The privatisation of Nova KBM (NKBM) Slovenia’s second largest bank, is being seen as a turning point for the country’s banking sector, which had to be bailed out by the state in 2013.
On June 30 Apollo Global Management and the European Bank for Reconstruction and Development (EBRD) signed an agreement to acquire NKBM from the state for €250mn, with Apollo acquiring 80% of the bank and EBRD the remaining 20%.
In December 2013, Slovenia’s government had to prop up three local banks, including NKBM, at a cost of €3bn, to prevent a collapse of the banking sector because of the large quantities of bad loans. As a result, at end-2014 the Slovenian state controlled 60% of the banking sector.
Apollo, the New York-based private equity group, and EBRD were selected as the preferred buyer after a competitive bidding process headed by the Slovenian Sovereign Holding (SDH), which is in charge of the privatisation of Slovenia’s state-owned assets.
“We believe that in Apollo and EBRD, we have found investors who are able to take NKBM to its next level of development,” said Matej Runjak, project leader and member of the management board at SDH, after the deal was announced, pointing out Apollo’s reputation as a global alternative investment manager and the EBRD's commitment to progress and economic stability. “We are optimistic about the future of NKBM under their ownership," he added.
However, the cost of the deal highlights the state of the bank – Slovenia’s oldest, with more than 1,700 employees. “The low sale price, reported in the press to be 40% of book value, highlights the bank's weak profile, weighed down by a very high level of impaired loans, many of which could still require additional provisioning,” ratings agency Fitch said in a statement on July 6.
In late May this year, NKBM reported that its consolidated net profit dropped 25% year-on-year to €12.3mn in the first quarter of 2015, as income fell and bad loan impairments increased.
The restructuring of NKBM, which Apollo has vowed to complete, will likely take several more years considering the bank’s significant exposure to highly indebted companies, with impaired loans representing 42% of total loans at the end of March.
Fitch’s statement did, however, suggest that the sale provides a small indication that stability is gradually returning to Slovenia's troubled banking sector.
Those involved in the deal see opportunities in the country’s banking sector in near future. “Slovenia is one of the strongest countries in the Balkans, with a small market but strong economic growth potential,” Lucyna Stanczak-Wuczynska, EBRD director for EU banks, told bne Intellinews.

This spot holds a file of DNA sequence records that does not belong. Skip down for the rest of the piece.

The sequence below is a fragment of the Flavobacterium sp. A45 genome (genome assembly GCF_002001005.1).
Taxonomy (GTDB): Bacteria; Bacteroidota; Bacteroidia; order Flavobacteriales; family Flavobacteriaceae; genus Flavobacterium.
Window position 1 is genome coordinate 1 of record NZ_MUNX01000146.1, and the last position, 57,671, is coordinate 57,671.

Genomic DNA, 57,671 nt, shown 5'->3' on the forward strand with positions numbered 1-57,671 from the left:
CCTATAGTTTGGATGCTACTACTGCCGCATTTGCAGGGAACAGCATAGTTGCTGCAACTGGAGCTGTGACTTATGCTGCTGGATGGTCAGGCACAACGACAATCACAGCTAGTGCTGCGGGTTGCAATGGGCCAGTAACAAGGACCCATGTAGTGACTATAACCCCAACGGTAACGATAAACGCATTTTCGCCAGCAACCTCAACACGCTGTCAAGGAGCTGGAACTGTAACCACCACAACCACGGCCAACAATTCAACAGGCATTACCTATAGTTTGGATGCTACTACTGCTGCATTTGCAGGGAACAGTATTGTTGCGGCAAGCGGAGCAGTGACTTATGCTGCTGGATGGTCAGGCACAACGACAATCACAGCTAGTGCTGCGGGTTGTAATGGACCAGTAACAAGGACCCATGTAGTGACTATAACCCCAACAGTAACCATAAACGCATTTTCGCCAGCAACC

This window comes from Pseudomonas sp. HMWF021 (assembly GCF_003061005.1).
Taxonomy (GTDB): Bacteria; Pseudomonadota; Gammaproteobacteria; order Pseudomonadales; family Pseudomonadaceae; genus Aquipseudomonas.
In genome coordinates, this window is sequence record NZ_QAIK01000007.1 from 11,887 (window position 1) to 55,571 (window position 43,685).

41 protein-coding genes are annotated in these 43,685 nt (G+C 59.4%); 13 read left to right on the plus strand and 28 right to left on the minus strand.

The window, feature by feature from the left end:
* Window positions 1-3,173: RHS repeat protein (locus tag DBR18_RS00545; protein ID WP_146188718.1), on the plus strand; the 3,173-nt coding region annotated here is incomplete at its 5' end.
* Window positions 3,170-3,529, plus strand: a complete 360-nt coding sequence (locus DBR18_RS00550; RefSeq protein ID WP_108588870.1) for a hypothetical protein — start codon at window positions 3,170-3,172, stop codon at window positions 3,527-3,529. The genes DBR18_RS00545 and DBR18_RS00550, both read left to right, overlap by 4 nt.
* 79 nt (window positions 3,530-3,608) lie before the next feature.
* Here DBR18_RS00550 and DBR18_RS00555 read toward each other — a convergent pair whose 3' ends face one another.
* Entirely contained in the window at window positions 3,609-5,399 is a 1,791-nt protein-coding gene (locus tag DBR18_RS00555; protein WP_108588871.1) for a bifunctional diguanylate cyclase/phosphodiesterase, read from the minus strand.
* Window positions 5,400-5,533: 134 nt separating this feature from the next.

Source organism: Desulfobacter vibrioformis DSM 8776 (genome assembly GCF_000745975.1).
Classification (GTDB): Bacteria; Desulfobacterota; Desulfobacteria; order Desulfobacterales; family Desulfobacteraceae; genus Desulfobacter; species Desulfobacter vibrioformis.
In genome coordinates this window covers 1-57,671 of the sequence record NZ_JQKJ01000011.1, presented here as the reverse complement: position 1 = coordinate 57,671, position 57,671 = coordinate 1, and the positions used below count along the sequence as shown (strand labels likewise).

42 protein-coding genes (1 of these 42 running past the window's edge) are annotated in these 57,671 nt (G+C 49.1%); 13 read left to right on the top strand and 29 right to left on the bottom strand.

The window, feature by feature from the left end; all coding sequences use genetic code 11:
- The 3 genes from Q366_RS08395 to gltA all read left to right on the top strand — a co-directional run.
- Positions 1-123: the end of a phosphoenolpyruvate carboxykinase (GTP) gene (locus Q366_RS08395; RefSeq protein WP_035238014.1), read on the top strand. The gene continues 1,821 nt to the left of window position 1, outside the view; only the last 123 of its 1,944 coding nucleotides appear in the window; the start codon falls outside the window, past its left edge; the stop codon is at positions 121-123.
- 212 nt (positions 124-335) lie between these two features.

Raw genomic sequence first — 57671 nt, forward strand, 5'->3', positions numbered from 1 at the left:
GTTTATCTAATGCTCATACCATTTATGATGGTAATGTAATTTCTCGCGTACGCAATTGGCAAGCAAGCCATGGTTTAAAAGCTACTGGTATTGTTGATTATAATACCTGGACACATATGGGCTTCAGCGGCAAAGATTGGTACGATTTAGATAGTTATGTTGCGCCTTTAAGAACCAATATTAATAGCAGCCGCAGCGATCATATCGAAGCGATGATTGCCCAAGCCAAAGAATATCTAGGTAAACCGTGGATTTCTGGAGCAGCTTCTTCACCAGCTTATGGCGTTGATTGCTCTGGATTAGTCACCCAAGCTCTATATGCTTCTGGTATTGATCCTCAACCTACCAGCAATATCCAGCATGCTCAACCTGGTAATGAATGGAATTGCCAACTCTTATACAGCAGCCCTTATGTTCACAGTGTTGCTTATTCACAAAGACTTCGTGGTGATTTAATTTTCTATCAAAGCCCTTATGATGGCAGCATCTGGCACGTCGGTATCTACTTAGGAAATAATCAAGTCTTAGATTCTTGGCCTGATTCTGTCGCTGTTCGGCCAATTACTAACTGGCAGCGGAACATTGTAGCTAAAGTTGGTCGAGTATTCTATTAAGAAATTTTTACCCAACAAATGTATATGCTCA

While she agrees that Slovenia has gone through a turbulent period, she points out that a lot of restructuring has already taken place, and that as a bank NKBM is of systematic importance to Slovenia’s banking sector, and also for supporting local SMEs. “In our view this deal is confirmation that prospects for the sector are there in Slovenia,” she added.
Those behind the deal at Apollo see other opportunities. “Comparatively speaking, we believe the Slovenian market is over-fragmented for its size, and we believe consolidation is imminent. We were looking at one of top three players in the market,” Michele Raba, Principal at Apollo Global Management, told bne Intellinews.
She added that Slovenia is an attractive market, as it is part of the eurozone, foreign exchange risks are lower, economic growth is picking up, and the general economic situation is improving.
“We aspire to build a strong industry champion in the Slovenian banking market and ensure that serving NKBM clients remains the first and most critical priority of the bank,” she added.
According to Raba, the overall deal took around 18 months to complete. “As with any privatisation, there was a great deal of due diligence and negotiations between the parties involved in the deal process,” she said.
The sale of NKBM could be followed shortly by the sale of Abanka Vipa, potentially in the fourth quarter of 2015, once the bank completes its merger with state-owned Banka Celje (which would make the combined bank the second largest in the country). The government has also promised the European Commission that it will sell 75% of the country’s top lender, Nova Ljubljanska Banka (NLB).
Yet there is still much to be done before Slovenia’s banking sector becomes profitable. In 2014, the total net loss of Slovenia’s banks dropped sharply to a revised €114mn, from €3.59bn in 2013, but mainly as a result of the end-2013 government bailout programme that allowed domestic banks to transfer bad assets to the newly created bad bank, the Bank Assets Management Company (BAMC).